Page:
DARPA Squad X -- Marines and autonomous vehicles (DARPAtv/YouTube)

VIDEO

Marines test AI, autonomous systems for battlefield intel

The Defense Advanced Research Projects Agency took some of its Squad X equipment to the Marine Corps Air Ground Combat Center in Twentynine Palms, Calif., for a test run.

The Squad X program aims to provide warfighters with lightweight, intuitive technologies they can use on the battlefield, where attacks can come from physical sources as well as the electromagnetic spectrum or the internet.  The program uses autonomous systems that combine novel sensing technologies with off-the-shelf tools to increase squads' situational awareness and allow them to expand their area of influence.

The two systems tested focus on manned-unmanned teaming to enhance capabilities for ground units:

CACI’s BITS Electronic Attack Module Squad System is a network of warfighter and unmanned nodes. The Super Node, a sensor-laden, all-terrain vehicle communicates with a small drone and network nodes in backpacks, which stood in for squad members in this test. The backpack nodes collaborate on detecting and geolocating electromagnetic and cyber signals of interest. Artificial intelligence synthesizes and filters the collected data and delivers actionable information to the squad members through handheld devices called Android Tactical Assault Kits (ATAKs) that feature an intuitive user interface.

Lockheed Martin’s Augmented Spectral Situational Awareness and Unaided Localization for Transformative Squads system equips warfighters with vests fitted with sensors. As the Marines moved through the desert and mock city blocks, autonomous rovers and overhead drones carrying electronic surveillance tools, ground radar and camera-based sensing provided reconnaissance of areas ahead of the unit as well as on their flanks. The information was reported to squad members through the ATAKs. Within a few screen taps, squad members accessed options to act on the systems’ findings or adjust the search areas.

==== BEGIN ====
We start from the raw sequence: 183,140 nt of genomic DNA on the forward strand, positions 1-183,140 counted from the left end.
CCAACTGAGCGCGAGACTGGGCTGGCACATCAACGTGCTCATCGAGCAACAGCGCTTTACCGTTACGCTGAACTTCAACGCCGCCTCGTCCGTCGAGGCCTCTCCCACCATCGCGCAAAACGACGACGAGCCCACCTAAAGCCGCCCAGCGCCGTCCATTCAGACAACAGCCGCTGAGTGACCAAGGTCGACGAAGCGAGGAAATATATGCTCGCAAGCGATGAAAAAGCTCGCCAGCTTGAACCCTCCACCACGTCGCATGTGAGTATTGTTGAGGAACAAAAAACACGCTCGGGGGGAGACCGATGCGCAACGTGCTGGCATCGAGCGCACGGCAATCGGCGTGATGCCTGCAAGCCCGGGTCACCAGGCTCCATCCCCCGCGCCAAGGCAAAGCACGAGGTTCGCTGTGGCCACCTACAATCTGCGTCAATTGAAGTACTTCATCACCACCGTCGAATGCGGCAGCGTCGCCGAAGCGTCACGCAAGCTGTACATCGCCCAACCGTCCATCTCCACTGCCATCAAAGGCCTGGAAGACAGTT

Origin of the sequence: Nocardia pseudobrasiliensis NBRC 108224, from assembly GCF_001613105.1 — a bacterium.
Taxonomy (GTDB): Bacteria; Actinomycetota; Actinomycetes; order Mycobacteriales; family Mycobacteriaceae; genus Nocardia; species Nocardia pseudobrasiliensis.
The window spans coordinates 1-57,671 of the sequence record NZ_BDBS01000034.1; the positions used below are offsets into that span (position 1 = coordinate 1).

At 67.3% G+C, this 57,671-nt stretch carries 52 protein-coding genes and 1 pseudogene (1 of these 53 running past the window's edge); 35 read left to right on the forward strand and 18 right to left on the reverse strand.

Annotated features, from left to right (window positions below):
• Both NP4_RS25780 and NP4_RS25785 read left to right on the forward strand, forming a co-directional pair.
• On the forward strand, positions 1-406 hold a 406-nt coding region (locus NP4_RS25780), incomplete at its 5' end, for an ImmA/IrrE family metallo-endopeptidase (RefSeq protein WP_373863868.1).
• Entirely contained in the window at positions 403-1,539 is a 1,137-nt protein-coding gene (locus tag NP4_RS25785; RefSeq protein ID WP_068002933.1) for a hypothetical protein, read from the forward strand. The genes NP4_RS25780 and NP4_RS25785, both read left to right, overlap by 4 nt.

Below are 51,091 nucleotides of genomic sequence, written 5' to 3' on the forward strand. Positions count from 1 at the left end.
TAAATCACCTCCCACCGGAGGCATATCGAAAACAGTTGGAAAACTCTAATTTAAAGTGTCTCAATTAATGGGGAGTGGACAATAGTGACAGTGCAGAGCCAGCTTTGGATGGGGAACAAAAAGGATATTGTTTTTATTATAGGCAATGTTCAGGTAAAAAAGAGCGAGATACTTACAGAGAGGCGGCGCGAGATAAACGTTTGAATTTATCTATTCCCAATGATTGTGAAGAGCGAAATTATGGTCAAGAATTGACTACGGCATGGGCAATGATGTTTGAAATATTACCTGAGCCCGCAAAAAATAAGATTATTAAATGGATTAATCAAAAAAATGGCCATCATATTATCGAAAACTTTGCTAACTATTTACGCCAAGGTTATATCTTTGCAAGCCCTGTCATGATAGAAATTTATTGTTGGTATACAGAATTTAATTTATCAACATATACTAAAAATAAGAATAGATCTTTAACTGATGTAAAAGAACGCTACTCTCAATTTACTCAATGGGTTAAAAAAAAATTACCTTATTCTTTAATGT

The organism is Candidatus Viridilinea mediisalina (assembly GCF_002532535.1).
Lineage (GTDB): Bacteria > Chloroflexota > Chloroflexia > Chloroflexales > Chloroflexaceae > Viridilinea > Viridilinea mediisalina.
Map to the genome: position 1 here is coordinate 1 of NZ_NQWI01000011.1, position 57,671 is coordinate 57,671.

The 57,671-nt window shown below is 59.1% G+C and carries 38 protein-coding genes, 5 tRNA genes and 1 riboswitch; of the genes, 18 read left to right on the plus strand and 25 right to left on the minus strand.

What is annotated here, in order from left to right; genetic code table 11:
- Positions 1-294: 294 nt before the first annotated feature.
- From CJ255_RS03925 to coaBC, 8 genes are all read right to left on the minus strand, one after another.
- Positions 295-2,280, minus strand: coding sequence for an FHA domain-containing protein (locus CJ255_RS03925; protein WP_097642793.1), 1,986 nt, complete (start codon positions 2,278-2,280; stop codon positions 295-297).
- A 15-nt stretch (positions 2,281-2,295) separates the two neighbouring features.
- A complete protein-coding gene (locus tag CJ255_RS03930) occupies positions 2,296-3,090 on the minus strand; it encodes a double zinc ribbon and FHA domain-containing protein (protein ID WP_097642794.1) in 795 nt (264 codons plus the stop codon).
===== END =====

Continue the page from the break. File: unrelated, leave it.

The field test of the situational awareness systems gives the Squad X early feedback from users, which will guard against developing a product that either isn’t used or is used improperly.

About the Author

Susan Miller is executive editor at GCN.

Over a career spent in tech media, Miller has worked in editorial, print production and online, starting on the copy desk at IDG’s ComputerWorld, moving to print production for Federal Computer Week and later helping launch websites and email newsletter delivery for FCW. After a turn at Virginia’s Center for Innovative Technology, where she worked to promote technology-based economic development, she rejoined what was to become 1105 Media in 2004, eventually managing content and production for all the company's government-focused websites. Miller shifted back to editorial in 2012, when she began working with GCN.

Miller has a BA and MA from West Chester University and did Ph.D. work in English at the University of Delaware.

Connect with Susan at smiller@gcn.com or @sjaymiller.

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